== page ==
GENU VARUM (BOW LEGS)
By: Robert H. Sheinberg, D.P.M., D.A.B.F.A.S., F.A.C.F.A.S.
The bowlegged appearance of the knee is seen at birth and starts to diminish until the age of two. This is part of the normal physiologic unwinding that takes place in the lower leg. It can be associated with internal tibial torsion, creating an intoe gait.
How is it evaluated?
A full lower extremity evaluation is necessary, evaluating for any co-existing deformities as well. Analysis of gait is also important to rule out a varus thrust to the knee. Evaluation of the knee in a child with genu varum is easily performed by measuring the difference between the inner aspects of the knee when the feet are touching. Intercondylar distance (the space between the knees) at birth is approximately 5-6 cm. At age six months the difference is usually 2.5 cm. It approaches 0 cm just after the age of one. In some cases x-rays may also be taken to evaluate the angle made perpendicular to the lower axis of the lower leg bone (tibial diaphysis) relative to a line going through the upper leg bones metaphysis (growth plate region), “metaphysial-diaphysial angle”. This helps to evaluate the degree of deformity that may be present in the knee (proximal tibia area). This can help to differentiate what is normal physiologic bowlegged from other deformities that could be problematic.
As a parent, when should I be concerned about my child?
Evaluation of genu varum is recommended if the child has ever had any injury. It also needs to be evaluated if one leg appears to be dramatically different than the other. If the condition worsens or is seen between the ages of three and four and it does not seem to be resolving, evaluation is also necessary. Children with a very short stature who are also overweight need x-rays to rule out any bone abnormality around the knee area. X-rays are taken and angles are measured to rule out the potential for pathologic conditions. Pathologic tibia vara may also be associated with a child that began walking early and is in the upper percentile of weight for their age group. They are also necessary to rule out injuries or infection that could have taken place in the growth plate at a younger age.
What are the most common causes?
Physiologic bowing is the most common cause of genu varum. Other causes including Blount’s (tibial vara), metabolic bone disease (hypophosphatemic rickets), skeletal dysplasia must be ruled out. Other more rare conditions including metaphysial chondrodysplasia, focal fibrocartilaginous and osteogenesis imperfecta may also be ruled out. (Usually involves the upper and lower leg bone).
What if the deformity worsens?
If the deformity does not resolve or worsens the child may have pathologic tibia vara (Blount’s disease). This is a growth disorder of the upper inner portion of the lower leg bone’s growth plate. This growth plate may be angled unevenly and rotated inward. It may be seen in children between the ages of 2 and 4 and usually occurs bilaterally (both sides). It is often associated with internal tibial torsion. A majority of the deformity originates in the proximal tibia where the growth plate may be abnormal.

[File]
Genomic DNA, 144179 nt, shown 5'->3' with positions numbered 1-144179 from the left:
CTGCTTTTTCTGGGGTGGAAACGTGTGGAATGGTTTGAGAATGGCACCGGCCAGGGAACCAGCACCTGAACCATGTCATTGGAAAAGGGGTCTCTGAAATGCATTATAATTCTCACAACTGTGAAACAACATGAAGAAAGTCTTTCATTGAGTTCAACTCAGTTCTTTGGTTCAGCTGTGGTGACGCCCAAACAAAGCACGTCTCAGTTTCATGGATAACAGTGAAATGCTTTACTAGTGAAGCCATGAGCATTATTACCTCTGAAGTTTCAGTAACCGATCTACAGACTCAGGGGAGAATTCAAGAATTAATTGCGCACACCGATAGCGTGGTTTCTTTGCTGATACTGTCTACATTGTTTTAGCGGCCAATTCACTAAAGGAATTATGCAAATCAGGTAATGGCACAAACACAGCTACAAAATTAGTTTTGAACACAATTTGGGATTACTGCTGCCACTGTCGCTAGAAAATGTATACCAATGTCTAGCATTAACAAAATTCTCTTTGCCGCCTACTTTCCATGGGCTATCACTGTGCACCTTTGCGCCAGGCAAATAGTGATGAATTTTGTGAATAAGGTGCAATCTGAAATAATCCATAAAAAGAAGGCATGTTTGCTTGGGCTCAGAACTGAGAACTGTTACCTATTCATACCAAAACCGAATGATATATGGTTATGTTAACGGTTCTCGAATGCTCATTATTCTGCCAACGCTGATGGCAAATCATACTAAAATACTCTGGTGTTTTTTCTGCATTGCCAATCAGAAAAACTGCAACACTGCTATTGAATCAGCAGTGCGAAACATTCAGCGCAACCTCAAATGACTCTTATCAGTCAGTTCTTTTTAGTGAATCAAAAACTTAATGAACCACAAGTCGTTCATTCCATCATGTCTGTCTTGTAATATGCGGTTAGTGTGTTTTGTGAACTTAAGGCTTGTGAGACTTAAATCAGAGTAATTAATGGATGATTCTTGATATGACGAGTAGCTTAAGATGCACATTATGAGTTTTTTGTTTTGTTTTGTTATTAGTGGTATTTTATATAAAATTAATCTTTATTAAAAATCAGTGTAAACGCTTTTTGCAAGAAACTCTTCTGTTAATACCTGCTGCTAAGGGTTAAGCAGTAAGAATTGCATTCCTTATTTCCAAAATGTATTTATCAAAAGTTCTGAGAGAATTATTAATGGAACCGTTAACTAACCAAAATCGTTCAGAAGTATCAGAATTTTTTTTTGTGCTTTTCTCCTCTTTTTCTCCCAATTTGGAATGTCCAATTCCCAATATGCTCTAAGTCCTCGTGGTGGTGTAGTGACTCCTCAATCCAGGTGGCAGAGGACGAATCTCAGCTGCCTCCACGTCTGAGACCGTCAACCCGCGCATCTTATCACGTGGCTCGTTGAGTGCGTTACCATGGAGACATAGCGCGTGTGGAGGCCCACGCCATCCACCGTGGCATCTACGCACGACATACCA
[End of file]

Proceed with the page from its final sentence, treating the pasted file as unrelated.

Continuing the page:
The most likely cause is repetitive trauma to the inner aspect of the upper portion of the lower leg (tibia) from walking on a knee with abnormal bowed alignment. May be associated with children who walk early and are in the upper percentile of weight for their age group.
X-rays are taken of the entire lower extremity. The metaphysial diaphysial angle is measured. This represents the degree of deformity that is present in the upper inner portion of the lower leg bone (tibia). Changes indicative of growth plate disturbances may be seen. When x-rays are taken early they allow an accurate assessment of the deformity and an assessment of its progression.
Treatment may include a long leg brace with weightbearing. Surgery may be indicated if there is no correction before the age of 4. If closure of the growth plate takes place at an early age prognosis for the deformity is poor. If surgery is delayed until after the age of 4 there is a high rate of recurrence of the bowlegged deformity. Surgery is usually performed on the upper portion of the leg bone to put it in the proper position. If surgery is delayed and physeal arrest (growth plate closure) has taken place, more complex surgical procedures may be necessary.
Xrays of Bow Legs in toddler (Below)
Knock knee position is demonstrated (left), and the bowleg position is also pictured (right).
Sometimes the pathology is in the tibia alone and not the knees. Tibial varum is a common structural deformity of the lower leg that results in a rearfoot varus, or internally rotated heel, that requires compensatory pronation or flattening of the arch for normal weightbearing and ambulation (as seen in image above). This type of pathology can often be treated with bracing and orthotics to maintain normal alignment of the lower extremity. Surgery is only indicated in the severe angular deformities resulting in frequent tripping/falls and painful ambulation.